By Steve Soter
The U.S. Securities and Exchange Commission is expected to announce its proposal to enhance climate disclosure rules, perhaps before the new year, after months of public comments from corporate leaders, nonprofit organizations, and others.
Based on those comments, statements from SEC Chair Gary Gensler and colleagues at the SEC, and what’s happening internationally, here’s what my teammates and I at Workiva will be looking for in the upcoming proposal.
What to expect
We expect to see:
- Mandated quantitative greenhouse gas disclosures, at least for Scope 1 and Scope 2 emissions. Scope 1 covers emissions from company-owned assets while Scope 2 covers emissions from energy purchases. We think it’s possible the rule will propose Scope 3 disclosures too for emissions beyond a company, along its value chain.
- A requirement for disclosure of assets at risk. Businesses might have to disclose their physical assets that are at risk of climate change, like buildings that are susceptible to hurricanes or wildfires, for example. We anticipate they’ll also need to disclose operations that could be at risk from climate-related government mandates or initiatives.
- A recommendation to use one of the many global ESG frameworks. SASB Standards and the recommendations of the Task Force on Climate-Related Financial Disclosures (TCFD) are gaining popularity, with an increasing movement toward an international sustainability standard setter. Will the SEC name either of them in the proposal?
- Guidance or a framework to determine materiality. While the SASB already includes materiality guidance for its standards, it will be interesting to see how companies respond to whatever the SEC proposes.
3 requirements we’d be (pleasantly) surprised to see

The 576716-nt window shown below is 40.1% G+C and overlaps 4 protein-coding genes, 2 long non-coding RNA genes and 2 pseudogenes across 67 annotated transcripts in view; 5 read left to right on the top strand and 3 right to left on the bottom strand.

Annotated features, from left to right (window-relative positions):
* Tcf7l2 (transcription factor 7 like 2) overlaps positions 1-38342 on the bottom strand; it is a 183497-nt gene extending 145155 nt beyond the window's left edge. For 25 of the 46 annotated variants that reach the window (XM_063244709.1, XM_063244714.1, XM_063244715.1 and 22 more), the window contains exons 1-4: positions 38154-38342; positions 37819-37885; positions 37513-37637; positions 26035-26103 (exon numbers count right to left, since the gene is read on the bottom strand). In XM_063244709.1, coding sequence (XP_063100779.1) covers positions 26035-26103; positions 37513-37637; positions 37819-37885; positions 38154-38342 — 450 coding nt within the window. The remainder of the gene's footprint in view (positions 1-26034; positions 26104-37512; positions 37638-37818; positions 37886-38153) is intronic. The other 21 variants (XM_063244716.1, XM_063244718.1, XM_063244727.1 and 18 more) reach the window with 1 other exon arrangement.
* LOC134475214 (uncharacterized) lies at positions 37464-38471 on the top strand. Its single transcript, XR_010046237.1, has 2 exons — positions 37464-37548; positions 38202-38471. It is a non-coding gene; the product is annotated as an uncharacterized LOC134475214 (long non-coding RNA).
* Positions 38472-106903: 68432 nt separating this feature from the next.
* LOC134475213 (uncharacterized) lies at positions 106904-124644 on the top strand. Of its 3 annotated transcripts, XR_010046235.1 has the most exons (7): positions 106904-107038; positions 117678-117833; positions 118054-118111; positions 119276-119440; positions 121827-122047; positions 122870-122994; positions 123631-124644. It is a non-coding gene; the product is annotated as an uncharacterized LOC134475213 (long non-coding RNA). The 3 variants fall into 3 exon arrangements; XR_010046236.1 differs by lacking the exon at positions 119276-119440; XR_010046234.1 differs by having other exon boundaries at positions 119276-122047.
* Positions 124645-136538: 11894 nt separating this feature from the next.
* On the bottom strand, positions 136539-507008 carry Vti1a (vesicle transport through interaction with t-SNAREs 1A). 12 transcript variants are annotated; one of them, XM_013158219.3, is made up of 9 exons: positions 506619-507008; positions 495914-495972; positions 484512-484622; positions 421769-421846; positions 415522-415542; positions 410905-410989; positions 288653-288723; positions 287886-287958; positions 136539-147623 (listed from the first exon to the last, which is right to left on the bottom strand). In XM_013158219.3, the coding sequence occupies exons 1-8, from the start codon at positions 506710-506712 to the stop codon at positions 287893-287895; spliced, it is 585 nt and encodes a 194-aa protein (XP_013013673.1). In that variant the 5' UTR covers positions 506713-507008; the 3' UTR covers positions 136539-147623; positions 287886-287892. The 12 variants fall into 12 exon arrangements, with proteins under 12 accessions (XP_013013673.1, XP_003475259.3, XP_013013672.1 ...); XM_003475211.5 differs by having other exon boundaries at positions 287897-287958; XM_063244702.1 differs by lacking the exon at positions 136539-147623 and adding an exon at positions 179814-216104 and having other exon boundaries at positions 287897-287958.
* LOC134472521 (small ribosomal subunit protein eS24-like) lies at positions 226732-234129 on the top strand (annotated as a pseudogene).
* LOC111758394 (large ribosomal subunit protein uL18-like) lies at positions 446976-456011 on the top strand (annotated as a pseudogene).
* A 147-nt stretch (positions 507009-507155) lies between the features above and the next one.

We don’t expect to see mandates yet for:
- Assurance by a third party. Regulated independent auditors can contribute to the reliability of financial statements, the Center for Audit Quality says, and could do the same for climate disclosures. We’re just not convinced the forthcoming SEC proposal will require third-party assurance … yet. From an investor standpoint, we’d love to be surprised.
- Machine-readable data. Public companies and funds already have to submit financial statement information and risk/return summaries in iXBRLTM format so both humans and machines can read them. With smaller banks and companies balking at potential costs of publishing more robust climate disclosures, we’re undecided whether we’ll see a requirement for machine-readable climate disclosures right away. In the long term, anything that helps investors more easily compare data across companies at scale will help build trust, in our view.
- Anything beyond environmental disclosure. The SEC has clearly indicated that this will be around climate disclosure, so we don’t expect much beyond that. But without question, we strongly believe that the SEC’s rulemaking will follow the lead of U.S. companies that have been shifting their attention to the “S” of ESG on their own, especially with Nasdaq passing a board diversity rule and events in the last year bringing more attention to social issues.
What to watch
There are a few other nuggets we’ll be looking for in the proposal.
- Will public companies need to include the new disclosures in a 10-Q or 10-K or in some other form?
- What exemptions to the proposed rule might there be for smaller companies?
- What industry-specific requirements will the SEC include?
- What would be the timeline for a final rule to take effect?
Don’t forget existing climate guidance
With all the speculation of new climate disclosure requirements, public companies will want to be sure they aren’t forgetting to apply existing climate guidance. Just last month, the SEC issued a “Dear Company” letter, with nine considerations on how to follow existing guidance.
Much more to come
The SEC proposal won’t be the finish line for climate disclosures.
For one thing, the public will have time to comment on the proposal before the SEC finalizes it. (Join the SEC Professionals Group’s ESG Reporting Committee if you want to talk to peers about it.) Bigger picture, international bodies that are far ahead of the United States are also revising disclosure rules. Some companies and nonprofit groups have said regulators should agree on a global standard.
That doesn’t mean organizations should stop expanding their ESG reporting. Instead, they should take steps now to strengthen ESG reporting to be more scalable, agile, and auditable.